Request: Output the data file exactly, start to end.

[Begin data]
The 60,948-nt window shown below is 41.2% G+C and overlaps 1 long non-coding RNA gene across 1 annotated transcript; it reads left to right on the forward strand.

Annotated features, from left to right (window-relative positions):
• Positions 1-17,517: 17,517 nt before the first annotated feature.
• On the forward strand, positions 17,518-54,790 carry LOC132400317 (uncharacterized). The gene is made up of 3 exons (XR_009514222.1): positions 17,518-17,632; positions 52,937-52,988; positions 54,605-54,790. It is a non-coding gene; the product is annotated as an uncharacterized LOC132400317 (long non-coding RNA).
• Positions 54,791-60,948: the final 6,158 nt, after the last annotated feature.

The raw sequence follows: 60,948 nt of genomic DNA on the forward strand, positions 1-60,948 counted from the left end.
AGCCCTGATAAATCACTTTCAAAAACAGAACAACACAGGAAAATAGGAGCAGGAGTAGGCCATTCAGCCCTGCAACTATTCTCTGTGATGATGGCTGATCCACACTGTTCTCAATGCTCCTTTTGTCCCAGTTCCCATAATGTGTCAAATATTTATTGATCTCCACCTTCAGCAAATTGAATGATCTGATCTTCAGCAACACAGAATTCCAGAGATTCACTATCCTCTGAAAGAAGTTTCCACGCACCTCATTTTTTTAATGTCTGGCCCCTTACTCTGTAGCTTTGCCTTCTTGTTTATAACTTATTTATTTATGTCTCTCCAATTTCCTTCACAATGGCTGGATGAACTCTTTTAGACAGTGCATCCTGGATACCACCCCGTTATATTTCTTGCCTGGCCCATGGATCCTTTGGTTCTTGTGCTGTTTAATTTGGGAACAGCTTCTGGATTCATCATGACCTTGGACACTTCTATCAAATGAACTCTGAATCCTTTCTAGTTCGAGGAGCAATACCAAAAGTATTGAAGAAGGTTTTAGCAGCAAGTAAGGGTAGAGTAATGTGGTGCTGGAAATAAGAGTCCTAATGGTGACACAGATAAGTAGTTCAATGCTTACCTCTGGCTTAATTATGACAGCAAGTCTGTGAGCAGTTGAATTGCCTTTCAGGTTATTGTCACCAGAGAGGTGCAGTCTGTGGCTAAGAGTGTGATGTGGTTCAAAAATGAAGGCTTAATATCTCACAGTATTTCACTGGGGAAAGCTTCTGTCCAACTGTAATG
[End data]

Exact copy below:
The 60,948-nt window shown below is 41.2% G+C and overlaps 1 long non-coding RNA gene across 1 annotated transcript; it reads left to right on the forward strand.

Annotated features, from left to right (window-relative positions):
• Positions 1-17,517: 17,517 nt before the first annotated feature.
• On the forward strand, positions 17,518-54,790 carry LOC132400317 (uncharacterized). The gene is made up of 3 exons (XR_009514222.1): positions 17,518-17,632; positions 52,937-52,988; positions 54,605-54,790. It is a non-coding gene; the product is annotated as an uncharacterized LOC132400317 (long non-coding RNA).
• Positions 54,791-60,948: the final 6,158 nt, after the last annotated feature.

The raw sequence follows: 60,948 nt of genomic DNA on the forward strand, positions 1-60,948 counted from the left end.
AGCCCTGATAAATCACTTTCAAAAACAGAACAACACAGGAAAATAGGAGCAGGAGTAGGCCATTCAGCCCTGCAACTATTCTCTGTGATGATGGCTGATCCACACTGTTCTCAATGCTCCTTTTGTCCCAGTTCCCATAATGTGTCAAATATTTATTGATCTCCACCTTCAGCAAATTGAATGATCTGATCTTCAGCAACACAGAATTCCAGAGATTCACTATCCTCTGAAAGAAGTTTCCACGCACCTCATTTTTTTAATGTCTGGCCCCTTACTCTGTAGCTTTGCCTTCTTGTTTATAACTTATTTATTTATGTCTCTCCAATTTCCTTCACAATGGCTGGATGAACTCTTTTAGACAGTGCATCCTGGATACCACCCCGTTATATTTCTTGCCTGGCCCATGGATCCTTTGGTTCTTGTGCTGTTTAATTTGGGAACAGCTTCTGGATTCATCATGACCTTGGACACTTCTATCAAATGAACTCTGAATCCTTTCTAGTTCGAGGAGCAATACCAAAAGTATTGAAGAAGGTTTTAGCAGCAAGTAAGGGTAGAGTAATGTGGTGCTGGAAATAAGAGTCCTAATGGTGACACAGATAAGTAGTTCAATGCTTACCTCTGGCTTAATTATGACAGCAAGTCTGTGAGCAGTTGAATTGCCTTTCAGGTTATTGTCACCAGAGAGGTGCAGTCTGTGGCTAAGAGTGTGATGTGGTTCAAAAATGAAGGCTTAATATCTCACAGTATTTCACTGGGGAAAGCTTCTGTCCAACTGTAATG